Matilda S's blog posts
Supporter stories New Years News
We greet the New Year with the sad news of the death of Gary Ablett, former Liverpool and Everton footballer who died of non-Hodgkin Lymphoma on New Year’s Day at the young age of 46.
Supporter stories More clinical trials will save more lives in the UK
Radio 4’s The Report recently examined the 2% decline in clinical trial activity in the UK, asking what effect the planned spending cuts will have on medical research in this country.
Supporter stories Treating childhood leukaemia in the 2000s
By 2000 around 80 percent of children were cured of the most common form of leukaemia, acute lymphoblastic leukaemia (ALL), and around 50 percent were being cured of acute myeloid leukaemia (AML). Remarkably, the drugs used in 2000 were not much different from those used in the 1970s, but research and clinical trials changed the way these drugs were administered with doses ‘individualised’ for each patient, and we were much better able to manage side-effects, reducing treatment related fatalities.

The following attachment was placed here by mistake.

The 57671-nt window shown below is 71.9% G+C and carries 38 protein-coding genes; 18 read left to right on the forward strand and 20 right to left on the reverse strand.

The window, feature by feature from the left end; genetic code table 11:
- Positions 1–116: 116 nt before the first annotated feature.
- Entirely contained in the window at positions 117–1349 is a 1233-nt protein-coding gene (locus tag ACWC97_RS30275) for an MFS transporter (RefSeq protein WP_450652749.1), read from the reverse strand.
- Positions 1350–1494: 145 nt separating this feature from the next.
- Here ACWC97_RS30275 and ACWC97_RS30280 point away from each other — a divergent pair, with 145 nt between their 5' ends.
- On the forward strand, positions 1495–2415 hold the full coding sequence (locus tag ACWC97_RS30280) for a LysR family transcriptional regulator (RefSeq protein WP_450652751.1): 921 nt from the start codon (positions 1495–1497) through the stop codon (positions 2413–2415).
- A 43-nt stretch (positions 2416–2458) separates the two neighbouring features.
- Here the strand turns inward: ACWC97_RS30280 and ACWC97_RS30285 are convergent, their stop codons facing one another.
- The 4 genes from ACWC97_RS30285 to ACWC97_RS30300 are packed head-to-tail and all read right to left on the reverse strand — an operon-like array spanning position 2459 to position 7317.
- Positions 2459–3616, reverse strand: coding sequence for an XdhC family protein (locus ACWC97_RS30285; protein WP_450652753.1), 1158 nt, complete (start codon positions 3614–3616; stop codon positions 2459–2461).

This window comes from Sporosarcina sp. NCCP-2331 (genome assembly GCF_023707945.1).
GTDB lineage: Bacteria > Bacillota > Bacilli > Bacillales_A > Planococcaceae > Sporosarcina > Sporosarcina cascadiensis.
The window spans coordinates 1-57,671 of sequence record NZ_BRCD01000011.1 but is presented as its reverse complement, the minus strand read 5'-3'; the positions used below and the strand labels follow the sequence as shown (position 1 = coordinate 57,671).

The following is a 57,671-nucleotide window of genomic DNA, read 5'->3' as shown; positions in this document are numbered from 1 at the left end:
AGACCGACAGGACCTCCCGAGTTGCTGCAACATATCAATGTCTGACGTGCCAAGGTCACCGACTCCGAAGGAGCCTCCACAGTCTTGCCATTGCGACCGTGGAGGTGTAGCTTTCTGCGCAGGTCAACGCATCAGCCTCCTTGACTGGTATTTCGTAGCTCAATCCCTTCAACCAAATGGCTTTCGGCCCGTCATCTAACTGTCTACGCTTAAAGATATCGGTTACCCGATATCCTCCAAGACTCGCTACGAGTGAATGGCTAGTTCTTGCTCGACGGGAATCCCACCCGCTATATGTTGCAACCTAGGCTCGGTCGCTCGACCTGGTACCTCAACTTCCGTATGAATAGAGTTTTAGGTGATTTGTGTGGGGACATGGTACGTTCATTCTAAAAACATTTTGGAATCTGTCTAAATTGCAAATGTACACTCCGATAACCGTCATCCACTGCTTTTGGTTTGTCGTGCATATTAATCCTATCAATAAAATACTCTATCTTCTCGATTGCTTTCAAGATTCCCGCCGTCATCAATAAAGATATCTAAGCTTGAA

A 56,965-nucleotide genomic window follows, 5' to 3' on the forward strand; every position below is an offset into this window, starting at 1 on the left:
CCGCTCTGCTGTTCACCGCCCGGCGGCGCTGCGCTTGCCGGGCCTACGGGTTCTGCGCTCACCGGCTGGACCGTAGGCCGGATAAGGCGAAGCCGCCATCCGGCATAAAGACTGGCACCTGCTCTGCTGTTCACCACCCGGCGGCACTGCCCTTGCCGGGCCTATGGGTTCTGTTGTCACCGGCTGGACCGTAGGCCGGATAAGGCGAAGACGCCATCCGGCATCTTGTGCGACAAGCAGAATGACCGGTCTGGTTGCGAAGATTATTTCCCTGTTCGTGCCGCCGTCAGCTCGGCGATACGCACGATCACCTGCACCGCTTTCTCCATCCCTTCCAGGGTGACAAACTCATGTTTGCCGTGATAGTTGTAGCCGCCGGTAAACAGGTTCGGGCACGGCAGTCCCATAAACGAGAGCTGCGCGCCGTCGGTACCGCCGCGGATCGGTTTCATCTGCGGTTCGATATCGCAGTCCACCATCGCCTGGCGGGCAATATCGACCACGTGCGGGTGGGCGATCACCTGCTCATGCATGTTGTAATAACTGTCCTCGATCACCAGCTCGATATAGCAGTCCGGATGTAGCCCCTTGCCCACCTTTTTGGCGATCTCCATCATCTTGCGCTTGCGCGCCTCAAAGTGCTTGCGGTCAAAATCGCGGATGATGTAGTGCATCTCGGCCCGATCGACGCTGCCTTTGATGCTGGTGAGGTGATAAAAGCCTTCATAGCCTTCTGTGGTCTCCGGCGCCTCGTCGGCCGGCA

Supporter stories Treating childhood leukaemia in the 1990s
By the start of the 1990s scientists were beginning to understand more and more about how leukaemia develops in children. It was around this time that doctors firmly established the difference between childhood ALL, which is a distinct disease in children, and AML, which is a very similar disease in adults and children. This is why children with different forms of leukaemia do not respond to the same treatments.
Supporter stories Treating childhood leukaemia in the 1980s
By the start of the 1980s, more than 80 percent of children diagnosed with acute lymphoblastic leukaemia (ALL) were being recruited into the UKALL trials. This huge jump in recruitment accelerated the refinement of existing drugs and meant that these children were receiving the best available treatment.
Supporter stories Treating childhood leukaemia in the 1970s
During the 1970s our knowledge of genes and DNA greatly increased and scientists began to understand better how leukaemia develops and the way in which treatments could be improved. At this point around half of children being treated for leukaemia entered a sustained remission, though most of these were not cured and would later relapse. The other half still died quickly.